Baldwin’s soaring rhetoric landed with a sickening thud against the deaf ears of the liberal establishment, which was busy dragging its feet in response to a civil rights movement that Baldwin more accurately called America’s latest “slave rebellion.” Embarrassed by the screaming headlines and distressed at the propaganda coup the USSR was reaping from racial upheaval in the U.S., the Kennedy administration moved only reluctantly and belatedly to support the black freedom movement. While blacks were set upon by mobs, clubbed with lead pipes, and shot, bombed, jailed, and killed, Attorney General Robert Kennedy’s FBI agents took notes and filed reports, but made no general move to enforce the law against rioting police and KKK vigilantes. Concerned about losing support in Congress, JFK opted to shore up his southern political base, appointing racist judges to the bench, including one in Georgia who sought to prevent “pinks, radicals and black voters” from overturning segregation, and another in Mississippi who saw no point in registering “a bunch of niggers on a voter drive.”
In the midst of all this, Baldwin sent Attorney General Robert Kennedy a telegram taking the Kennedy administration to task for the siege of Birmingham, and Kennedy responded by inviting him to assemble a group of black luminaries for a meeting in his New York apartment. It didn’t go well. Baldwin’s brother David shook a fist in Kennedy’s face. Playwright Lorraine Hansberry blasted the “specimens of white manhood” portrayed in a recent Time magazine photo: Alabama police pinning a black woman to the ground with a knee to her throat, better known today as the George Floyd maneuver. Lena Horne suggested sarcastically that Kennedy try promoting his policy of Jim Crow collaboration to Harlem residents, but warned that “we ain’t going, because we don’t want to get shot.” Freedom Rider Jerome Smith, crippled for life from a Mississippi beating, said he was nauseated to have to meet with Kennedy at all (in order to have his rights respected). He told the shocked Attorney General that he could no longer conceive of fighting for his country in uniform, but was nearly ready to pick up a gun against it.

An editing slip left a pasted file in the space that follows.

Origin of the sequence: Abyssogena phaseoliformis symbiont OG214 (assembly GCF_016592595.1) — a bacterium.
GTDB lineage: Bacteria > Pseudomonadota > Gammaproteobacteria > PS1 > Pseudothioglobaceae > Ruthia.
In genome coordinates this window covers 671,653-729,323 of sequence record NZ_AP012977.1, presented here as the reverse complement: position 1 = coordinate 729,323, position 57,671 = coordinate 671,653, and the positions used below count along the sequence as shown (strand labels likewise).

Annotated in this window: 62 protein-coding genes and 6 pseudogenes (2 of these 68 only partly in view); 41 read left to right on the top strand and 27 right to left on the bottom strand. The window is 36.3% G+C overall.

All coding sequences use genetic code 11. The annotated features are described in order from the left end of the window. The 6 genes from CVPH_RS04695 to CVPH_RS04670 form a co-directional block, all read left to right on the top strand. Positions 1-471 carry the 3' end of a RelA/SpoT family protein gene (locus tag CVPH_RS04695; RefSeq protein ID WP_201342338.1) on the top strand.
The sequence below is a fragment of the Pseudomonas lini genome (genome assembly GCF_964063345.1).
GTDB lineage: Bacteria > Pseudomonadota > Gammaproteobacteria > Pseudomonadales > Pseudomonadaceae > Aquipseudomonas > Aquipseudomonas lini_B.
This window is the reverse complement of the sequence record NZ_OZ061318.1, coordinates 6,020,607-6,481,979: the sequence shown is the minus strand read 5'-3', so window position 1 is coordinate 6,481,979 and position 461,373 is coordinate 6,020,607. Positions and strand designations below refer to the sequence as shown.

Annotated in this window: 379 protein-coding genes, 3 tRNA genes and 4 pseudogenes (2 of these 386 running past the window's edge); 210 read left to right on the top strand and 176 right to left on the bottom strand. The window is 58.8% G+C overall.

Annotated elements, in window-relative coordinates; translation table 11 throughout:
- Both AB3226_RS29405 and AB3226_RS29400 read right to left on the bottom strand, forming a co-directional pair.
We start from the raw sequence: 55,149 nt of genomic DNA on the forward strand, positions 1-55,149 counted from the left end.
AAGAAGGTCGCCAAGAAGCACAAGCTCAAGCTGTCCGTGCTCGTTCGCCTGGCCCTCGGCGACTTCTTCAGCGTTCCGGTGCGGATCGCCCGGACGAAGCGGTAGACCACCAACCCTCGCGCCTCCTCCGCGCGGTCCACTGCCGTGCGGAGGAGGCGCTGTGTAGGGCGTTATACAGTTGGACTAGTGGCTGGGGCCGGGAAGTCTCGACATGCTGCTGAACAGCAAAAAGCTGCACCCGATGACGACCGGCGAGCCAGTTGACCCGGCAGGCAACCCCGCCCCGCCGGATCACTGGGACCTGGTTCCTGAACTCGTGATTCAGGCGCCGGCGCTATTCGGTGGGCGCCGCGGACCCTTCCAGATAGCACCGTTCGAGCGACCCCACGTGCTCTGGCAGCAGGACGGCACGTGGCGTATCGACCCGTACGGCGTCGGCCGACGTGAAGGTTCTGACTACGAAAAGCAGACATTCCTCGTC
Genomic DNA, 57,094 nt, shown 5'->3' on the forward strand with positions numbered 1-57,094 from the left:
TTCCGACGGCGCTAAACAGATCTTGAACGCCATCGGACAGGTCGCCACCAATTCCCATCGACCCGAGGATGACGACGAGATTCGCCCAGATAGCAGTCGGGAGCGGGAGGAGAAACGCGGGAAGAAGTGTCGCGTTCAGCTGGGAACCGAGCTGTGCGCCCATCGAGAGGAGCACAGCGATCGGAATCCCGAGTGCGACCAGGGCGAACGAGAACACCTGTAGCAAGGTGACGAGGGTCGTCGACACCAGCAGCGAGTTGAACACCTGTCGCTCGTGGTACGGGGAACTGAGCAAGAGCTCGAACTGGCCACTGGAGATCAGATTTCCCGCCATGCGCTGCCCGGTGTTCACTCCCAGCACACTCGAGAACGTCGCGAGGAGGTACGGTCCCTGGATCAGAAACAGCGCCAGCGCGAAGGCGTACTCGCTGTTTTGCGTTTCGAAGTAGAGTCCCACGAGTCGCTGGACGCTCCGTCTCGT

Baldwin and his guests pleaded with Kennedy to have the president send troops to quell racist violence in Birmingham, and demanded to know why he himself hadn’t escorted James Meredith when be became the first black student to register at Ole Miss.
Failing to see anything funny, Baldwin and his group demanded a demonstration of moral commitment by the White House. The President, they insisted, should escort a black child into a Deep South school, so that any racist who spat on that child would also be spitting on the nation.
Kennedy dismissed the idea as a meaningless moral gesture. Son of a bootlegger, helped into office by Mob connections, he recommended that blacks pull themselves up the way his family did. With luck, he concluded brightly, one of them might be president in forty years.
Forty more years and blacks might get relief from racist terror – on top of the 400 years they had already endured – and then only if they behaved themselves! Baldwin told Kennedy his comment was absurd. The point was, he said, that a Kennedy could already be president, while blacks, who had arrived in America long before the Irish Catholics, were “still required to supplicate and beg for justice.”
When Kennedy remained unmoved and unmovable, Baldwin emerged from the meeting profoundly depressed, pronouncing him “insensitive and unresponsive to the Negro’s torment.” The FBI marked him down as a “Communist,” and though he flew all the way from Paris, he was not allowed to speak to the March on Washington three months later, where Dr. King delivered his “I Have A Dream” speech. Eighteen days after that speech a bomb exploded in Birmingham, blasting four black girls attending Sunday school into eternity.
Dreams are one thing; change, quite another.
Though Baldwin regarded himself as “at bottom an optimist,” he gradually gave up hope that the United States would change, as a string of assassinations (Medgar Evers, Malcolm X, Martin Luther King, Fred Hampton, Mark Clark) made it increasingly obvious it had no intention of doing so. To the extent the country defined itself as white, he thought, to that same extent it was irrelevant. Change would come, but from elsewhere.